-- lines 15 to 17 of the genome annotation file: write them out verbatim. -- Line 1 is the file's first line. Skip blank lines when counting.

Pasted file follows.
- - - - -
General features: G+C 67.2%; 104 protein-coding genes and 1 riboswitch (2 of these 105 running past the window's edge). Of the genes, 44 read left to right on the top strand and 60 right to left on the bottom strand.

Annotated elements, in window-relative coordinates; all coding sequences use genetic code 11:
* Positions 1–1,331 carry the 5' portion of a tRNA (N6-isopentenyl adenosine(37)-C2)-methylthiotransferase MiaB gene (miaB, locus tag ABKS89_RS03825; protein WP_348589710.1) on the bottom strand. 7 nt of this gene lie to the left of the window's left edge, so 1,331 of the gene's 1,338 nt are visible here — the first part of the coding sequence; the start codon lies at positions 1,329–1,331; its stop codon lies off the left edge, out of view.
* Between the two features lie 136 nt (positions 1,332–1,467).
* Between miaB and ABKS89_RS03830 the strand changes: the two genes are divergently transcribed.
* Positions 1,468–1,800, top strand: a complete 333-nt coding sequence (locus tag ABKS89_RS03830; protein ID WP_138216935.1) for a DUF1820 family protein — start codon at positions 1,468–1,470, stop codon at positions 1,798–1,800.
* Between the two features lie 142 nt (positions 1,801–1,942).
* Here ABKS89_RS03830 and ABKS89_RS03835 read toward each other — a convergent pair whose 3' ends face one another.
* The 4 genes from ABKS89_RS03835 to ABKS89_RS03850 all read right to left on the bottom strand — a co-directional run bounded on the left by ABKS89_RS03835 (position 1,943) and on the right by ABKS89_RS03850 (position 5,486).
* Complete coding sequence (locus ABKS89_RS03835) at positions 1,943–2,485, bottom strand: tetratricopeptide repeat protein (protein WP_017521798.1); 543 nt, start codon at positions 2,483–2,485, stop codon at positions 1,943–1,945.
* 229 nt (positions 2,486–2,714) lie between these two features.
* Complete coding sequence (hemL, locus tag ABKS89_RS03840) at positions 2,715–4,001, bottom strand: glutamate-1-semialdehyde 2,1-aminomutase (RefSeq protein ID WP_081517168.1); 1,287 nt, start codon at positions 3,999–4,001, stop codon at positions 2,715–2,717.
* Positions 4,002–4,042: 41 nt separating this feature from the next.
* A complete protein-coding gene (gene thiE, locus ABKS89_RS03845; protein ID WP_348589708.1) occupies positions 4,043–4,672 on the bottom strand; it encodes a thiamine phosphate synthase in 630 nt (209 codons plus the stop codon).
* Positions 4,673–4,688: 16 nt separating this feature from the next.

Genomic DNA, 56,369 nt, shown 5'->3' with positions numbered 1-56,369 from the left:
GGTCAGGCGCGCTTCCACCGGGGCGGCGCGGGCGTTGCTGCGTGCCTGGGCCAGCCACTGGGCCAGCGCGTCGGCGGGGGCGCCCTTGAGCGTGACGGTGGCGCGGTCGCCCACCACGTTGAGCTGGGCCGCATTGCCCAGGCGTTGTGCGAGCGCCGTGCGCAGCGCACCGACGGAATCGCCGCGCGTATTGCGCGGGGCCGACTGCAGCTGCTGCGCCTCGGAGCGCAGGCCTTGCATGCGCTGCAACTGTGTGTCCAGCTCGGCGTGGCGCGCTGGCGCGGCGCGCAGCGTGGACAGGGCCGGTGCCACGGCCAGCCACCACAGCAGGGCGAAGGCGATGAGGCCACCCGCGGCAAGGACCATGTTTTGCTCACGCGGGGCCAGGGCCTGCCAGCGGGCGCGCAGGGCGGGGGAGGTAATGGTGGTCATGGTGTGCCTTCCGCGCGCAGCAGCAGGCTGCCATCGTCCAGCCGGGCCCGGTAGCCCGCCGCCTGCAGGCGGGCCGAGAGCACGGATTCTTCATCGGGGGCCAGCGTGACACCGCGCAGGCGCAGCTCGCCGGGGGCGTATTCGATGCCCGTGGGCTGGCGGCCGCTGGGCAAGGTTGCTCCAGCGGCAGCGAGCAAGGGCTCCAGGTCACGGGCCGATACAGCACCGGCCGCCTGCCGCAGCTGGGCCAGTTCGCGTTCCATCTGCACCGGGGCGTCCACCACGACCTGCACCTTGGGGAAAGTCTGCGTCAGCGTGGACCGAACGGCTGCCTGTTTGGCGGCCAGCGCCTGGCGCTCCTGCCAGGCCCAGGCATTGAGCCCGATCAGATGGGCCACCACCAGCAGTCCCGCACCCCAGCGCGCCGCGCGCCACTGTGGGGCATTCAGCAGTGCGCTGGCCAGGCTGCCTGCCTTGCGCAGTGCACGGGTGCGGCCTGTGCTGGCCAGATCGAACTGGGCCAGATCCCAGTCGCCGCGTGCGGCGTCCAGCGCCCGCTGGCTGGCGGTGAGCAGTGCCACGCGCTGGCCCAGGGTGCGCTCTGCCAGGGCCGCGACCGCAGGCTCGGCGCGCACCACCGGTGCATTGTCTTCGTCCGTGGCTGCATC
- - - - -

* Positions 4,673–4,688: 16 nt separating this feature from the next.

Genomic DNA, 56,369 nt, shown 5'->3' with positions numbered 1-56,369 from the left:
GGTCAGGCGCGCTTCCACCGGGGCGGCGCGGGCGTTGCTGCGTGCCTGGGCCAGCCACTGGGCCAGCGCGTCGGCGGGGGCGCCCTTGAGCGTGACGGTGGCGCGGTCGCCCACCACGTTGAGCTGGGCCGCATTGCCCAGGCGTTGTGCGAGCGCCGTGCGCAGCGCACCGACGGAATCGCCGCGCGTATTGCGCGGGGCCGACTGCAGCTGCTGCGCCTCGGAGCGCAGGCCTTGCATGCGCTGCAACTGTGTGTCCAGCTCGGCGTGGCGCGCTGGCGCGGCGCGCAGCGTGGACAGGGCCGGTGCCACGGCCAGCCACCACAGCAGGGCGAAGGCGATGAGGCCACCCGCGGCAAGGACCATGTTTTGCTCACGCGGGGCCAGGGCCTGCCAGCGGGCGCGCAGGGCGGGGGAGGTAATGGTGGTCATGGTGTGCCTTCCGCGCGCAGCAGCAGGCTGCCATCGTCCAGCCGGGCCCGGTAGCCCGCCGCCTGCAGGCGGGCCGAGAGCACGGATTCTTCATCGGGGGCCAGCGTGACACCGCGCAGGCGCAGCTCGCCGGGGGCGTATTCGATGCCCGTGGGCTGGCGGCCGCTGGGCAAGGTTGCTCCAGCGGCAGCGAGCAAGGGCTCCAGGTCACGGGCCGATACAGCACCGGCCGCCTGCCGCAGCTGGGCCAGTTCGCGTTCCATCTGCACCGGGGCGTCCACCACGACCTGCACCTTGGGGAAAGTCTGCGTCAGCGTGGACCGAACGGCTGCCTGTTTGGCGGCCAGCGCCTGGCGCTCCTGCCAGGCCCAGGCATTGAGCCCGATCAGATGGGCCACCACCAGCAGTCCCGCACCCCAGCGCGCCGCGCGCCACTGTGGGGCATTCAGCAGTGCGCTGGCCAGGCTGCCTGCCTTGCGCAGTGCACGGGTGCGGCCTGTGCTGGCCAGATCGAACTGGGCCAGATCCCAGTCGCCGCGTGCGGCGTCCAGCGCCCGCTGGCTGGCGGTGAGCAGTGCCACGCGCTGGCCCAGGGTGCGCTCTGCCAGGGCCGCGACCGCAGGCTCGGCGCGCACCACCGGTGCATTGTCTTCGTCCGTGGCTGCATC